Papers Relating to Foreign Affairs, Accompanying the Annual Message of the President to the First Session of the Thirthy-eight Congress, Volume 6
What people are saying - Write a review
We haven't found any reviews in the usual places.
Common terms and phrases
acknowledge the receipt addressed affairs alleged American appears assurance attention authorities believe Bermuda Bigelow British called Canada Captain cause claims commanding communication confederate consul copy cotton course December DEPARTMENT despatch directed duty enclose enclosures excellency express fact February foreign forwarded France French further give given governor hands high consideration highest consideration honor to acknowledge hostile humble servant HUME BURNLEY Hunter instant instructions island January JOHN late leave LEGATION letter Lieutenant Lincoln Lord Majesty's government March matter minister Monck Nassau Navy neutral obedient servant officers opinion Paris parties passed persons port present President proceedings province question reason received reference regard relative reply request respect Secretary Seward ship Sir F steamer taken thank transmit ultimo United vessel Washington WILLIAM H York
Page 295 - Fondly do we hope, fervently do we pray, that this mighty scourge of war may speedily pass away. Yet if God wills that it continue until all the wealth piled by the bondman's two hundred and fifty years of unrequited toil shall be sunk, and until every drop of blood drawn with the lash shall be paid with another drawn with the sword, as was said three thousand years ago so still it must be said, " The judgments of the Lord are true and righteous altogether.
Page 280 - Behold, the Lord's hand is not shortened, that it cannot save ; neither his ear heavy, that it cannot hear : but your iniquities have separated between you and your God, and your sins have hid his face from you, that he will not hear.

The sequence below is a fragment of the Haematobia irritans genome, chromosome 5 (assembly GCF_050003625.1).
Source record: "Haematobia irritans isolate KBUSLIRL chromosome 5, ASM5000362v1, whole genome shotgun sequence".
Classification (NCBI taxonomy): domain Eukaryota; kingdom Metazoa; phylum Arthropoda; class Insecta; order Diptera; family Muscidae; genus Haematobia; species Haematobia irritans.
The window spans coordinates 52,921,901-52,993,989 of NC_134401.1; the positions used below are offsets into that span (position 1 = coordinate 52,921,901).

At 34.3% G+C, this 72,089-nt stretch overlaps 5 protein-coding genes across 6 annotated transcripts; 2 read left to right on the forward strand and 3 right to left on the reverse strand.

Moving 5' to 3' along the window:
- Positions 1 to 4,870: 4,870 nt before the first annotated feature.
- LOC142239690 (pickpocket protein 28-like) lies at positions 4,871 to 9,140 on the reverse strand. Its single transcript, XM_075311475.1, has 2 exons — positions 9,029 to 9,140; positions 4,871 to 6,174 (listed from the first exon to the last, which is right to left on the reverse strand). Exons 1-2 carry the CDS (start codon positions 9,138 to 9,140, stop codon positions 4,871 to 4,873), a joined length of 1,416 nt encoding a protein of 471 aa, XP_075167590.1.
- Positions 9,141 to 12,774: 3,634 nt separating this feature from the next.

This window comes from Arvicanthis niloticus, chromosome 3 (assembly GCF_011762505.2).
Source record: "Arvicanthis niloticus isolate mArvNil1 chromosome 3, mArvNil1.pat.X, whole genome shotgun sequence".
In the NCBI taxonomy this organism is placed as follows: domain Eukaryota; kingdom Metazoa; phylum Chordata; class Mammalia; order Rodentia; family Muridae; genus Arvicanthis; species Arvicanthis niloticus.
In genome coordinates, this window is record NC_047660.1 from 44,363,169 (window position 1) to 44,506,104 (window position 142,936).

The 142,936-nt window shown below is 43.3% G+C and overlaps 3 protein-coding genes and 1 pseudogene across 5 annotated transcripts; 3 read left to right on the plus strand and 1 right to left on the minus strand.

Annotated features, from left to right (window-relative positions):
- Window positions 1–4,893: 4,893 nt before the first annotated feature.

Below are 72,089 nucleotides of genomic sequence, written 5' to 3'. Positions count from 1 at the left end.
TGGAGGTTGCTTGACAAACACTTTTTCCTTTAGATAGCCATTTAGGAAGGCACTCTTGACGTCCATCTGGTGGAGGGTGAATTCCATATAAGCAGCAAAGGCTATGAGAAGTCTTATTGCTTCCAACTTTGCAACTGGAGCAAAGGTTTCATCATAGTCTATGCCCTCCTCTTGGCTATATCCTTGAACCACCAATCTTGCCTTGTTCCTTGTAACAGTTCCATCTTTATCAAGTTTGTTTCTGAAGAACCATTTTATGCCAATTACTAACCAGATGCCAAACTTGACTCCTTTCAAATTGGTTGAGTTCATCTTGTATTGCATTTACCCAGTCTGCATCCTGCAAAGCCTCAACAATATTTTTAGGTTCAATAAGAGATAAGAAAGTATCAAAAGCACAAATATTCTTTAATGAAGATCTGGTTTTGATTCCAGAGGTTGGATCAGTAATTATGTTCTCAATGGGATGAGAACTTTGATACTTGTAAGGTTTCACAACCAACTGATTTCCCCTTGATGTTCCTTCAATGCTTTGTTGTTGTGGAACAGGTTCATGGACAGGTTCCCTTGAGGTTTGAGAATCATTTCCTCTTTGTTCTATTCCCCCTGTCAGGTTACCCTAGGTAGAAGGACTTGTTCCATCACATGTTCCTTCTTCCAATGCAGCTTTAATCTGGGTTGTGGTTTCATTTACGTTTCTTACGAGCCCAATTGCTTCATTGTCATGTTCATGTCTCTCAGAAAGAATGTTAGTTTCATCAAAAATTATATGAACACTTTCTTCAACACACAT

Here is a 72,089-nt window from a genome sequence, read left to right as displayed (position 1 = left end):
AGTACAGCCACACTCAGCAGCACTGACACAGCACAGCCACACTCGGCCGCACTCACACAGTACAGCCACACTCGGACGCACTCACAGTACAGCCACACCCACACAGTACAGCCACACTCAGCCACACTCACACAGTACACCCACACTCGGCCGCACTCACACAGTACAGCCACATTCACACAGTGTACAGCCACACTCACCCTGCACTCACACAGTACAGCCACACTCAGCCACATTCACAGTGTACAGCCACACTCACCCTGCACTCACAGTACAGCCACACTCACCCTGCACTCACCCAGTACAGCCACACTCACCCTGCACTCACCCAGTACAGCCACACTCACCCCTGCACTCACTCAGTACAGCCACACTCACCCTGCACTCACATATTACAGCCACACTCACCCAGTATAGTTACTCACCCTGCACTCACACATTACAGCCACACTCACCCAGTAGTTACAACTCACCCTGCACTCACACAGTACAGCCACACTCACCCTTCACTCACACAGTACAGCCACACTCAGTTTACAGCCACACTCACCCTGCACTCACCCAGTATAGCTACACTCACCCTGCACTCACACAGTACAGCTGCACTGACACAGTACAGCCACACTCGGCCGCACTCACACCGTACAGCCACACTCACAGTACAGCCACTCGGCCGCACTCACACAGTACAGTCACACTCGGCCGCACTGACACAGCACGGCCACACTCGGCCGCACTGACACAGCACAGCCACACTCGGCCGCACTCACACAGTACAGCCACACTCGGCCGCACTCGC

Page 319 - Neither party expected for the war the magnitude or the duration which it has already attained. Neither anticipated that the cause of the conflict might cease with or even before the conflict itself should cease. Each looked for an easier triumph and a result less fundamental and astounding.
Page 319 - Both read the same Bible, and pray to the same God ; and each invokes his aid against the other. It may seem strange that any men should dare to ask a just God's assistance in wringing their bread from the sweat of other men's faces; but let us judge not, that we be not judged. The prayers of both could not be answered, — that of neither has been answered fully. The Almighty has his own purposes. ' Woe unto the world because of offenses! for it must needs be that offenses come; but woe to that...
Page 294 - I have often inquired of myself what great principle or idea it was that kept this Confederacy so long together. It was not the mere matter of the separation of the colonies from the motherland, but that sentiment in the Declaration of Independence which gave liberty not alone to the people of this country, but hope to all the world, for all future time.
Page 294 - One section of our country believes slavery is right, and ought to be extended, while the other believes it is wrong, and ought not to be extended. This is the only substantial dispute.
Page 319 - If we shall suppose that American slavery is one of those offences which, in the providence of God, must needs come, but which, having continued through His appointed time, He now wills to remove, and that He gives to both North and South this terrible war as the woe due to those by whom the offence came, shall we discern therein any departure from those divine attributes which the believers in a living God always ascribe to Him...
Page 575 - The undersigned, Secretary of State of the United States, has the honor to acknowledge the receipt of the note addressed to him on the loth ultimo by Mr.
Page 124 - ... upon such evidence of criminality as, according to the laws of the place where the fugitive or person so charged shall be found, would justify his apprehension and commitment for trial if the crime or offence had there been committed...
Page 62 - Majesty's dominions in which such supposed offender shall be found, to examine upon oath any person or persons touching the truth of such charge, and upon such evidence as according to the laws of that part of Her Majesty's dominions would justify the apprehension and committal for trial of the person so accused, if the crime of which he or she shall be so accused had been there committed, it shall be lawful for such justice of the peace, or other person having power to commit as aforesaid, to issue...